2 poems by Tufik Shayeb

Bad Fight, Bad Storm

there is a storm, gathering its skirt
and stepping over puddles

it is ready to hobble away
with a huff and a puff and a blow
your house of cards down

he is too funny for his own good
somehow, a friend laughed himself
to death

it was written on the toe tag

it was written on the coroner’s report,

so it must be true

lightning always strikes
in the same place twice, for him

it is kung fu fighting, fast 

as blackbelt clouds-

his shoulders are worn down hills
rounded from gloomy karate chops,
he is the cinderblock

he is much less related to Benjamin

Franklin than he ever imagined,

this was his invention

there is a no kite-string, for him
there is no brilliant arc 

and no flash, there is no lightbulb
going off in the dark

only the punchline of a joke
dressed up as a martial arts attack,
only a bad story teller

only himself,
placing all seven cards face down,
and going out for a smoke in the rain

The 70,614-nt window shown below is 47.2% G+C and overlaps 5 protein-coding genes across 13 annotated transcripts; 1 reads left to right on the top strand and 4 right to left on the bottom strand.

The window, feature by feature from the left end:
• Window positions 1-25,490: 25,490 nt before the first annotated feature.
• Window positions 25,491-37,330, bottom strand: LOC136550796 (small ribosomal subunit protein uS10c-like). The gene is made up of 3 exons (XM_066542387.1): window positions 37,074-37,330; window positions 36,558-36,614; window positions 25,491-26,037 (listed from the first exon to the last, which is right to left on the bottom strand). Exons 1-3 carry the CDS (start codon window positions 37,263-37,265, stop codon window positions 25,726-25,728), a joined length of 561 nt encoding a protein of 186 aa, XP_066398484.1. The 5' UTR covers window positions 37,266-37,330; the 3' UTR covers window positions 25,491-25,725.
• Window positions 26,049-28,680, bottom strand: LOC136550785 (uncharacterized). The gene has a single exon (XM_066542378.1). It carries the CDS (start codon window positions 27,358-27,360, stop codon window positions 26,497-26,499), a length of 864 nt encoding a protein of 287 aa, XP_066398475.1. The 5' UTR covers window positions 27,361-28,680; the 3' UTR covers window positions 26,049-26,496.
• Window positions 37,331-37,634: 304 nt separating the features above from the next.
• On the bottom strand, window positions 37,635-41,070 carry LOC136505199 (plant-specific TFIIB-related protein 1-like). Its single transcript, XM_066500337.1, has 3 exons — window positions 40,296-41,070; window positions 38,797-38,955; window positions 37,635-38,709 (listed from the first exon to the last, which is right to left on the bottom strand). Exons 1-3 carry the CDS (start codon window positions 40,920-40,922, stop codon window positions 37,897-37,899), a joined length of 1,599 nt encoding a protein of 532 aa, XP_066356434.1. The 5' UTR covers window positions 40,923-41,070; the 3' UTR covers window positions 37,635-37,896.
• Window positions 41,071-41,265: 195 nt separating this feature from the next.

Paper Shredder

grinding, like teeth

in the night


like dry coffee beans

like broken bearings

like a disposal drain

where your whispers

tear apart

where your bills

are past due

one more month

where credit cards


when someone

has stolen

the only part of you

that mattered

and old pictures


when someone

has stolen

the only part of you

that matters still


you are stuck

with stop lights

for winking eyes

and a jaw,

all jammed up

About the contributor

Tufik Shayeb is author of three chapbooks and one collection, I'll Love You to Smithereens. (Loose Mannequin Publishing; 1st edition 2009) his poetry has appeared in numerous publications, including Backchannels Journal, Potomac Review, Sheepshead Review, The Menteur, and others.

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